Unseen wants to moderate content, not censor. Now it also wants to let anonymous users connect with each other.
Unseen, a new anonymous photo sharing app, wants to move beyond the likes of Snapchat by doing something that feels inherently antithetical to its premise: let users connect with each other in real life, while still staying anonymous to everyone else.
Created by Michael Schramm and Munjal Budhabhatti, who formerly built collaboration tools for businesses and consumers, Unseen came about after experiments with crowd-sourcing answers and group messaging apps. The two felt that anonymous photo sharing could serve as an antidote to, as Schramm calls it, the "inherently inauthentic, heavily censored, super-glossy personas you see on Facebook, Instagram, Twitter" and so on.
The app is aimed at college students at the moment; similar to the early days of Facebook, you sign up to Unseen with your own university. Users can browse the latest and most popular images, but can only post photos, make comments, or up or down vote images within the university community to which they belong. However, Unseen allows its users to view all other schools' images, as well as invite friends and tweak their profiles.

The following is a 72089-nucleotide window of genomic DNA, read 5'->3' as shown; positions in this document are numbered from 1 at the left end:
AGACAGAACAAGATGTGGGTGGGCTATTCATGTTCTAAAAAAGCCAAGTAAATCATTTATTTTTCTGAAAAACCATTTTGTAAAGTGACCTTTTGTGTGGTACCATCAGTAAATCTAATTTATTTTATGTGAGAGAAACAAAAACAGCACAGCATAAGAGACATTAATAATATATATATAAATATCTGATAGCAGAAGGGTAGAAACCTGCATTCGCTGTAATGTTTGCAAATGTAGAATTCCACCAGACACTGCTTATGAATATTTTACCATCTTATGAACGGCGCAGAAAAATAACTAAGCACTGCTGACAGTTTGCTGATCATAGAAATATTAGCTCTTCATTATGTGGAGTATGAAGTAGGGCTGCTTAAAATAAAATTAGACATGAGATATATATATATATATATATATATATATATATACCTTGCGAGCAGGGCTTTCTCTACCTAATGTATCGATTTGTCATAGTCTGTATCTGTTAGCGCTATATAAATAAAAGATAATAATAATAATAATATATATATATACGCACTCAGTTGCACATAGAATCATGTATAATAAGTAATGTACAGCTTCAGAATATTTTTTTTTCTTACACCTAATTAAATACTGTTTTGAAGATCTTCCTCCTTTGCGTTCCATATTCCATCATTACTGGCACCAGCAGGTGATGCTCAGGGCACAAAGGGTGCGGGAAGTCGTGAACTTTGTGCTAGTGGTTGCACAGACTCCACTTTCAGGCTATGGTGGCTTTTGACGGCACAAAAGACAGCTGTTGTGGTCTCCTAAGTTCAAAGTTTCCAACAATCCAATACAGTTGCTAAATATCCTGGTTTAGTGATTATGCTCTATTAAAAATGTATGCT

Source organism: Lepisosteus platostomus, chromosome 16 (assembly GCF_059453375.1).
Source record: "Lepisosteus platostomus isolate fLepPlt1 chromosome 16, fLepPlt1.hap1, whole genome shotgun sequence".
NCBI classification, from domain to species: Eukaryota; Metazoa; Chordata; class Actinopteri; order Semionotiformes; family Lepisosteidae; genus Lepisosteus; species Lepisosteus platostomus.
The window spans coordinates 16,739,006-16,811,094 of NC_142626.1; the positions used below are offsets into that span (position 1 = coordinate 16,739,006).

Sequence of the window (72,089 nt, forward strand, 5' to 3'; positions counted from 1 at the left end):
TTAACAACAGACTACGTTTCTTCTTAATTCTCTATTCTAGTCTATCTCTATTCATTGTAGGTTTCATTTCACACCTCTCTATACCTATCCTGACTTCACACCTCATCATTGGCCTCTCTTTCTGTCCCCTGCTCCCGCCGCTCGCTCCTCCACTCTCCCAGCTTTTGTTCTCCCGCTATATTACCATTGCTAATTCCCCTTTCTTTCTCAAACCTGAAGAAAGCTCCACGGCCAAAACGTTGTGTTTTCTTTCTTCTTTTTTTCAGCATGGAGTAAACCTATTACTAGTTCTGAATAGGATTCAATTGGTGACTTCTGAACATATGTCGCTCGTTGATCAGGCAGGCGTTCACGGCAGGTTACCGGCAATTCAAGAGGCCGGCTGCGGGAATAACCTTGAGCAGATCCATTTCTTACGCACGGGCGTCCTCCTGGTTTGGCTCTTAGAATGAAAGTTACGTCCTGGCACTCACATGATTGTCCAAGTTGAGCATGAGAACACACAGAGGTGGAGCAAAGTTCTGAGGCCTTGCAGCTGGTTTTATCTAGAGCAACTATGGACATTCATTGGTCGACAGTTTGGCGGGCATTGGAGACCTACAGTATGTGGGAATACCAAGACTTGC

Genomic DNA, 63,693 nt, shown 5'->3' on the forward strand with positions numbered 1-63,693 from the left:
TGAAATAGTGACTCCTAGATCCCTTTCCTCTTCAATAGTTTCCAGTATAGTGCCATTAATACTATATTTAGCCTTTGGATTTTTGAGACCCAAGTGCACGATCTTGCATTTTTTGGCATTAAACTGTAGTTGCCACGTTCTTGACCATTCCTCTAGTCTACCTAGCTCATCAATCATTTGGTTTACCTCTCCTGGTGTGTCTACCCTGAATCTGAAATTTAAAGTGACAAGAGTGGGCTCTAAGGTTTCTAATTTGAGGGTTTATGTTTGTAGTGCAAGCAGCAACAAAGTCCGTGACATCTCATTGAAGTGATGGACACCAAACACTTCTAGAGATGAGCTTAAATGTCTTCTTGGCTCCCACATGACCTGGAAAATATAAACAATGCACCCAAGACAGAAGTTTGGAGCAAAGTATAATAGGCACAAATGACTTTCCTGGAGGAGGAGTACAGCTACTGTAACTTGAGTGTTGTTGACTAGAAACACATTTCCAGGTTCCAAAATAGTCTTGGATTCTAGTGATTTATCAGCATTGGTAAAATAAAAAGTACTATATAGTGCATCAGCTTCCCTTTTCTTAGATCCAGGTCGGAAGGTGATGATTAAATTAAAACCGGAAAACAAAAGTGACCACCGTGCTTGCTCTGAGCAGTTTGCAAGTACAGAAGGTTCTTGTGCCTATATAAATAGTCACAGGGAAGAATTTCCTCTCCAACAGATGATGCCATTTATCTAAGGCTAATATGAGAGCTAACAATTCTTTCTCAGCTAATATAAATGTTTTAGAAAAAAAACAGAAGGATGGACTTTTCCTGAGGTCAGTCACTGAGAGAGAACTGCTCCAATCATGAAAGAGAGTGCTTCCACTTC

What distinguishes Unseen from other anonymous messaging apps, according to Schramm, is that while most focus solely on the act of sharing anonymously, Unseen uses anonymity as a way to introduce a user's "real self" without fear of repercussions or judgment (apart from the moderator's will).
"To be the best way to share and connect with people without fear of repercussions or rejection/anxiety of putting yourself out there," he said.
The app promises this, Schramm said, by collecting as little user data as possible. The Austin-based startup says the app doesn't collect identifiable information about users.
"The best way to protect a user's identity is to not collect any identifiable information (i.e. name, email, Facebook, phone number, etc.) in the first place," Schramm said, who noted that IP address and geolocation data is encrypted with Transport Layer Security (TLS), and stored on Google's servers. "Complete anonymity is a requirement in every aspect of product development."
The natural concern of an anonymous, open platform is it becoming flooded with offensive material. Unseen has a team of moderators that reviews user- and software-flagged content to determine if any of it requires deletion. According to Schramm, the moderators monitor 100 percent of the app's user-generated content.
"There are a number of people who join the app with a single objective to destroy the community with hateful/horrific content that no person should ever see or be exposed to," Schramm said in an email. "Our software and moderators quickly identify these users and content and remove them indefinitely from the app. Additionally, we control for racist, homophobic, and obscene sexual content that occurs naturally in any community."
Asked how Unseen balances user privacy with "automatic and outsourced moderation" of photographic content, Schramm emphasized that the moderation team does not have access to "any information or content that is not already made public to a normal user."